While the Yankees are locked in a tight race for the services of Yoshinobu Yamamoto, the trade market has seen its first domino fall. Jack Azoulay-Haron of MLB Nerds reported earlier this week that the Dodgers were on the verge of acquiring Tyler Glasnow from the Rays, a monumental upgrade for their depleted staff. Another name who’ll likely be dealt is Dylan Cease, although those conversations have stalled as the White Sox wait for the Yamamoto sweepstakes to come to an end.
A name with more buzz surrounding him as of late is right-hander Shane Bieber, who the Yankees could land at a lower cost this season, especially with some work being done at Driveline this winter.
Can We See Shane Bieber’s Four-Seamer Return to Form?
You could make a reasonable argument that the decline of Shane Bieber from his ridiculous 2020 season has come from his four-seam fastball withering into a below-average pitch. While his breaking stuff and command have always been the variables that made him elite, a good fastball elevates an arsenal, but declining velocity has completely sapped Bieber of the once-dominant fastball he possessed. In his Cy Young campaign, Bieber had a +1.2 Run Value per 100 pitches on his fastball, and since then, it’s declined to just 0.2 Run Value per 100.
While in 2020 Bieber had a four-seamer with a 105 Stuff+, that number has dropped to just 82 over the past two seasons, taking it from an above-average pitch (55) to a below-average one (35/40) in its shape. He’s still maintained good vertical carry on the pitch, but without the ability to generate swings-and-misses, it’s caused his strikeout rate to drop every season since his peak year. The first conclusion people have reached pertains to the foreign substance scandal, assuming that Bieber’s decline had to do with a crackdown on pitchers using these sticky substances.
The easiest way to measure this would be by identifying spin rates, and while Bieber’s have made a sharp decline, we also know that velocity plays a role in spin. We can view spin as a force imparted on the baseball, and a greater force on the ball is easier to create when it’s being thrown harder, so we’d have to adjust for that decrease in velocity as well. Bauer Units are a metric that divides spin rate (RPM) by velocity (MPH), with 24.2 as the league average in 2023.
Shane Bieber’s Bauer Units this past season were above average, and while there is a one-unit drop from his peak in 2021, a gap of under 0.5 units separates his 2023 and 2020 seasons. As mentioned earlier, Bieber is going to Driveline this offseason, a training facility that’s known for improving velocity for pitchers, something that could get Bieber back on track. Doubts about relying on a pitcher to improve to make them worth acquiring are fair, but given the Yankees’ lack of options, if they miss out on Yoshinobu Yamamoto, he could be their best bet.
If we see a return to the velocity he possessed in 2019 or 2021 (~93 MPH), then Bieber would likely see a return to 18″ of vertical carry instead of the 17″ we saw this past season. That alone could give a fastball better play up in the strike zone, and given Bieber’s excellent command, having an average fastball could uplift the rest of his arsenal enough for him to rank closer to the top 15 or 20 in terms of production. Cleveland has a great history of developing pitching, and Bieber wasn’t in a bad situation to make said improvements, but sometimes, a change of scenery can do an athlete well.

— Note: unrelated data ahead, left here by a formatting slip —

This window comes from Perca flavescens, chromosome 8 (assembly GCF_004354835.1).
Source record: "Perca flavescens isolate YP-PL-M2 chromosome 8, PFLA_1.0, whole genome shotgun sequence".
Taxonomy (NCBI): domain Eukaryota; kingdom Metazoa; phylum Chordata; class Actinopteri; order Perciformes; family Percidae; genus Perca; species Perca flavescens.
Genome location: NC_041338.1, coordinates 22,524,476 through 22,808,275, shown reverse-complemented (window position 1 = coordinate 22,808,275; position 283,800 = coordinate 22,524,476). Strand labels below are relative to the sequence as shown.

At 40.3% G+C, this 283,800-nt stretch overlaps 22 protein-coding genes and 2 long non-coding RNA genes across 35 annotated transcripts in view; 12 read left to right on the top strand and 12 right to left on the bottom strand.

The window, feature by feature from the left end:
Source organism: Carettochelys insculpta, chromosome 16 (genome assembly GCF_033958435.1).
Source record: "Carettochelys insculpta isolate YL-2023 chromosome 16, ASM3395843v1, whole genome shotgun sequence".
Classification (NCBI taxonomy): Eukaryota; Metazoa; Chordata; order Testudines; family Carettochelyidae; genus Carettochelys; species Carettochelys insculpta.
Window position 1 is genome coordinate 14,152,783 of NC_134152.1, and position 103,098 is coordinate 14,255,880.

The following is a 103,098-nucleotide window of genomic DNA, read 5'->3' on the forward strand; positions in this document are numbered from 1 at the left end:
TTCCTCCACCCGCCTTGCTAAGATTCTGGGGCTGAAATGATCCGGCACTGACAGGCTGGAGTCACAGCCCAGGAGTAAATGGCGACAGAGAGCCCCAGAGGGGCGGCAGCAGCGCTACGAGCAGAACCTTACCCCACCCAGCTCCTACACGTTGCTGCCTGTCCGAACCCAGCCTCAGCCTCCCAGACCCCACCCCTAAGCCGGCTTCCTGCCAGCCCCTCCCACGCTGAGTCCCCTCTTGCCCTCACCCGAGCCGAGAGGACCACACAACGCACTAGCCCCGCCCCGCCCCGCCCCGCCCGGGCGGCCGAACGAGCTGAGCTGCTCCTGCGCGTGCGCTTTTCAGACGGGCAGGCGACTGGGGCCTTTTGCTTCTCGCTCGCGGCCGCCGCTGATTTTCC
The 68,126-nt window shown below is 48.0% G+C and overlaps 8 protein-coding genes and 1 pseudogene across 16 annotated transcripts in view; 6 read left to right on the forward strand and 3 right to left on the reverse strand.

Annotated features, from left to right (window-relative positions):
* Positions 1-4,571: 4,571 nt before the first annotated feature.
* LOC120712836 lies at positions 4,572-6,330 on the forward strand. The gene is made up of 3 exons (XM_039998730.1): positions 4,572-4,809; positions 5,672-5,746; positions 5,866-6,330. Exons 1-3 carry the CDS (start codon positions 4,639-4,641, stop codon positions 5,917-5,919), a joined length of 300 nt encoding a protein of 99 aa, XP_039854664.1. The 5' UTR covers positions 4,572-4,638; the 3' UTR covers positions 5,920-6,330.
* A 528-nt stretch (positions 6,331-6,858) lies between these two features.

Health is another question for Bieber, who missed plenty of time in 2023 with an elbow injury that limited him to just 128 innings, and this is after having shoulder issues back in 2021. The 200 innings in 2022 would lead one to believe that the ‘injury-prone’ would be too harsh, and he still averaged over six innings a start this past season, showing an ability to work deep into games. Improved velocity and consistent health could help Bieber get some of those strikeouts back, but another part of this equation is re-discovering comfort with arguably his best strikeout weapon.
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Relying More on His Breaking Pitches Once Again
One of the most head-scratching decisions made by Shane Bieber this past season has to do with his breaking ball usage, which also played a role in fewer whiffs. After throwing breaking pitches nearly half the time in 2022 (47.4%), Bieber increased the usage of his cutter, a change that came at the start of the season and weirdly stuck all year. It’s no secret that his slider and curveball are his two best pitches, they generate plenty of swings and misses alongside softer contact than the fastball, and while his cutter was a strong pitch in 2022, it regressed hard with a higher dose of them thrown.
Shane Bieber’s slider has improved on the one thrown in 2022, with similar velocity but some added depth while not losing any horizontal movement. As a result, it’s increased in Stuff+ by 13 points to 111, and while the whiffs on the pitch were down, so was the usage. It’s not often that a pitcher’s best pitch the year prior improves in shape and then sees a decrease in usage, and that’s an area of immediate improvement that you could see in 2024. It also helps his four-seamer and cutter, as those two pitches set up that knockout slider at two strikes.